How To Use Gelatine

Before using gelatine it is better to soak it for at least ten minutes in cold water, when it will dissolve more readily. It should then be added to the hot liquid and kept stirring all the time until dissolved. Gelatine should not be allowed to boil, as it would lose its gelatinising properties.

Acids have a liquefying effect on gelatine, and for that reason whenever a recipe calls for lemon the proportion of gelatine has to be increased. If boiled for more than two or three minutes with an acid, it will not set. Gelatine should never be used with raw pineapple, as it will not set.

The amount of gelatine to use is 2 ozs. to one quart of thin liquid, such as water, fruit juice, etc. Thick mixtures, such as fruit pulps, custard, whipped cream, etc., only require half that amount, namely, 1 oz. gelatine to 1 quart.

How To Clear Jellies

To clear jellies the crushed shell and the unbeaten white of an egg are used as follows: -

Put all the ingredients into a saucepan, and with a large egg whisk keep on whisking till it boils. Stop whisking and boil for 5 minutes, then strain through a jelly bag.

Double Moulding

To do double moulding two moulds of the same shape are required, the one about an inch larger than the other. Set the larger mould in a pan of ice, then pour in the liquid jelly to the depth of an inch, and when firm place the smaller mould filled with ice on the jelly in the centre, then fill the intervening space with liquid jelly. When firm, take out ice from the inner mould, pour in a little warm water and gently draw it out. The bottom and sides of the mould can then be decorated in any fancy way desired, a little liquid jelly being poured in gently without disturbing the decorations, then set on ice until firm enough to keep in place. Fill up the mould with cream or whatever is desired.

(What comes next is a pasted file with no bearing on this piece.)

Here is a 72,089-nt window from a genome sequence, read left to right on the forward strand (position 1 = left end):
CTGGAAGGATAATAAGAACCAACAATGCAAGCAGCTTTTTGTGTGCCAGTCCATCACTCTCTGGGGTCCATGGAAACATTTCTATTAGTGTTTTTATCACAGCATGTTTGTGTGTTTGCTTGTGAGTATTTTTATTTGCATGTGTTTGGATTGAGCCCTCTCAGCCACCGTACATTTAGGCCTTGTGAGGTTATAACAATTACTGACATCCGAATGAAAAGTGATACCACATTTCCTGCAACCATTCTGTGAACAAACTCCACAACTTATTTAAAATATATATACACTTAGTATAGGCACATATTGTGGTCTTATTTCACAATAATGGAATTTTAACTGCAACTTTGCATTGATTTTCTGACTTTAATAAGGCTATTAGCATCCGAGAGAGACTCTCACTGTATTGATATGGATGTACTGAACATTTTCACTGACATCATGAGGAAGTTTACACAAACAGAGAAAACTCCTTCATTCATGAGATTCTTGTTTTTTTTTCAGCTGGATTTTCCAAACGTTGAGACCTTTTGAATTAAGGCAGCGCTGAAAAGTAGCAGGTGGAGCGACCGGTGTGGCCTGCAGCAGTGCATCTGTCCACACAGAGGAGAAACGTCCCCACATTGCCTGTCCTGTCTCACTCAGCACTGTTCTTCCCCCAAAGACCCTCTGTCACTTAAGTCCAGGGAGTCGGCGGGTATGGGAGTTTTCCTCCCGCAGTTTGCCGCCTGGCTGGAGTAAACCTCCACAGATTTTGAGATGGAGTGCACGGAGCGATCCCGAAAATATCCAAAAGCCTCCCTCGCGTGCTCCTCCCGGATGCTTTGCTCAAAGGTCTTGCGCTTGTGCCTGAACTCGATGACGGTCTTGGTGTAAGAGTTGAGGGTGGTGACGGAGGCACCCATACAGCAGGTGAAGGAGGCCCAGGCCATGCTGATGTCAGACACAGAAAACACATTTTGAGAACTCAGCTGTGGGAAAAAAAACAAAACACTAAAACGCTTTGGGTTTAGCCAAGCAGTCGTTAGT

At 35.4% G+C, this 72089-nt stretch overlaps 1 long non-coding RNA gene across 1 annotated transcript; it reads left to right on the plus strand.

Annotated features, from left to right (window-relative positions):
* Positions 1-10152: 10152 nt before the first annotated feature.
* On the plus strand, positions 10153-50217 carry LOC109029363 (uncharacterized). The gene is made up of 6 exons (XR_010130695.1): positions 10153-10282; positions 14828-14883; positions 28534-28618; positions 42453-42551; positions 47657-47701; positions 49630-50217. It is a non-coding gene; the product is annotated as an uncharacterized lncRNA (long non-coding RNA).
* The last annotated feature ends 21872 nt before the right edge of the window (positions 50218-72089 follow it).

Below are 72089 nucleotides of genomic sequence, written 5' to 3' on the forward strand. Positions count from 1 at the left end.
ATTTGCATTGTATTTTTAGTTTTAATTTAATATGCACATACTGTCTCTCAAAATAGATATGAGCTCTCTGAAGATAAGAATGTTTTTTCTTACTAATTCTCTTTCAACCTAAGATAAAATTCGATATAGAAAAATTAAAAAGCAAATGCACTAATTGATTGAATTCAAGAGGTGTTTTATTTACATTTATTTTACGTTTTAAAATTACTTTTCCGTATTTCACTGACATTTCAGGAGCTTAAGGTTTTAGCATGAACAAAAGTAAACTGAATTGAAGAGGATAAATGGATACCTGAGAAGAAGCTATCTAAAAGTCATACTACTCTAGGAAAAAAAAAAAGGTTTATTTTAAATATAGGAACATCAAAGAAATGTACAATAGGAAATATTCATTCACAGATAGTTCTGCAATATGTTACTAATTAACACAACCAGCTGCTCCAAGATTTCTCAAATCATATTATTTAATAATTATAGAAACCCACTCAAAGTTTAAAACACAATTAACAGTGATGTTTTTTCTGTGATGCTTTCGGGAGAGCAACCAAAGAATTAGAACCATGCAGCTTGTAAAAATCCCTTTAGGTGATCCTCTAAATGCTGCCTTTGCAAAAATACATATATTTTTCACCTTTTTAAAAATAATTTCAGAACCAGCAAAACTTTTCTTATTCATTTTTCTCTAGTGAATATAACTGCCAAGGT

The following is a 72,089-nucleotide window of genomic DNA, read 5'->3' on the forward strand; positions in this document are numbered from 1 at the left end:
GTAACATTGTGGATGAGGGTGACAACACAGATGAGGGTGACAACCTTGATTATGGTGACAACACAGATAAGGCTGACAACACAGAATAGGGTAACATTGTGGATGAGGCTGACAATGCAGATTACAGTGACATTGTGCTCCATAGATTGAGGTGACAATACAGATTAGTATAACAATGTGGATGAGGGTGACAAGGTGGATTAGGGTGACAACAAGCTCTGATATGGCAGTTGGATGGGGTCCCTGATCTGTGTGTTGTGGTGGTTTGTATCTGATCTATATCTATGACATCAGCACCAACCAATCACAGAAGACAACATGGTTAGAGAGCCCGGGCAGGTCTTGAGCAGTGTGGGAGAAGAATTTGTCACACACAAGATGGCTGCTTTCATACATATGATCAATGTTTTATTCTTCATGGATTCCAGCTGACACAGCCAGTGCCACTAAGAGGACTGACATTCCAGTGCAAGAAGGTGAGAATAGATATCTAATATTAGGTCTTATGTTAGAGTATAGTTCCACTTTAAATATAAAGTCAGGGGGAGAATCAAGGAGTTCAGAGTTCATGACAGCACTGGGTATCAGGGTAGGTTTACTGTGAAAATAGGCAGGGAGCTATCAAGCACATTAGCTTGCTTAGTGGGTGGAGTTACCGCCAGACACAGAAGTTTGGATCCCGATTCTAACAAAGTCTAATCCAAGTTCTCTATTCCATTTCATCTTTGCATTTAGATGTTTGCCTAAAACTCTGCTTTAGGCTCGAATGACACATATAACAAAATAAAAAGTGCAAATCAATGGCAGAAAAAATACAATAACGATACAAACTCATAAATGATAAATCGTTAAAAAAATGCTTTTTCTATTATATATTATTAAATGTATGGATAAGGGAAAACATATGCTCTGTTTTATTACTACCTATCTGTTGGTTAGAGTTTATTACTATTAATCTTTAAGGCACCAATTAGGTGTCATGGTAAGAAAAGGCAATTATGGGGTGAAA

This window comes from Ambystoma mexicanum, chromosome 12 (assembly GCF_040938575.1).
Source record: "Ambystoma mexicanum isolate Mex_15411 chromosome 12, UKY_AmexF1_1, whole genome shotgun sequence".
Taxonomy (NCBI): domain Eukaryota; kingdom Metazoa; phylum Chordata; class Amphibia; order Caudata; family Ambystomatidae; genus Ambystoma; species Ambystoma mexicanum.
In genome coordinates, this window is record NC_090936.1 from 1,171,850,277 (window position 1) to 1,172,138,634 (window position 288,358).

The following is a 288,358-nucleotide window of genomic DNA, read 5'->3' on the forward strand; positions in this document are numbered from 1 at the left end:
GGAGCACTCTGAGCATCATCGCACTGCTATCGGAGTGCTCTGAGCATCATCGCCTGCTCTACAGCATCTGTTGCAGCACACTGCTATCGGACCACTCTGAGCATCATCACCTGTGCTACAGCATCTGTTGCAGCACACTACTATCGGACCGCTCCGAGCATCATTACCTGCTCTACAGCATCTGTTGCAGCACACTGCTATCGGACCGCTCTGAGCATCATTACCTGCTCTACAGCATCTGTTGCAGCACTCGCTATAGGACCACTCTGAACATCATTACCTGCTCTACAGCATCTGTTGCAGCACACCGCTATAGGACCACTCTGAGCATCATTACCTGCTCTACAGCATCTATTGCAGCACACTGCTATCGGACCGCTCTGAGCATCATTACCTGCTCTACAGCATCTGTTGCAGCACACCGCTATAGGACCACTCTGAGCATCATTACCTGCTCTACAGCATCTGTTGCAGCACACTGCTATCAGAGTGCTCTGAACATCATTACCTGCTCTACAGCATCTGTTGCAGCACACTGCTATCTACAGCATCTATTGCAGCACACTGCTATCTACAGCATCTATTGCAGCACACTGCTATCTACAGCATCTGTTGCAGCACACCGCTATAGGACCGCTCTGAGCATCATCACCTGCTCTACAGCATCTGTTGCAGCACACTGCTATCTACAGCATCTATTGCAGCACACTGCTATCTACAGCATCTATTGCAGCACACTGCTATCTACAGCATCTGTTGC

For lining a mould the ready prepared jellies sold in packets answer the purpose splendidly.

How To Turn Out A Jelly Or Mould

Dip the mould for one second into hot water, then place the dish into which the jelly is going to be turned upside down on the mould, and quickly turn over the two together, giving it a sharp "up and down" jerk.

Great care should be taken in dipping the mould into the hot water that it does not remain in too long.

Jelly Cream

Take one packet jelly powder (strawberry is nice), put into a basin and pour 1 cup boiling water on, stir until thoroughly dissolved, leave till cool (not set), then add 1/2 cup cream or milk. Pour into a mould rinsed in cold water and leave until set.

Mulberry Cream

Prepare the same way as Strawberry Cream.

Jellied Apples

Stew Apples as in "Compote of Apple," and when tender place them in a deep dish. Strain the syrup, make a delicate pink, and dissolve in 2 cups of the syrup 1/2 oz. of gelatine previously soaked in a little cold water. Pour over the apples in the dish and leave until set.

Favourite Cape Jelly Recipe

(Mrs. Van der Spuy).

Soak 3 ozs. gelatine in cold water; add to 3 bottles sherry; 1 lb. white sugar; 3 sticks cinnamon; 4 egg whites, slightly beaten up and crushed shells of eggs; 6 cloves; 6 allspice; 1 cup sweet lime juice cordial; and 1 cup orange juice.

Follow same directions as for Lemon Jelly.

Macedoine Of Fruit

Make a wine or lemon jelly mixture, fill a mould to the depth of one-fourth inch with this, allow it to became firm, then lay sliced bananas, berries, bits of orange, and blanched almonds in alternate layers with the jelly mixture until the mould is full. Each layer must set thoroughly before the next one is added.

Apple Chartreuse

Soak 1/2 oz. of gelatine in 2 cups of milk, then place over the fire and stir until thoroughly dissolved, add 1/4 cup sugar, 1 cup apple pulp, and the strained juice of one lemon. When cool and just beginning to set stir in 1 cup whipped cream or the stiffly-beaten white of an egg, then pour into a wet mould and leave until cold and set.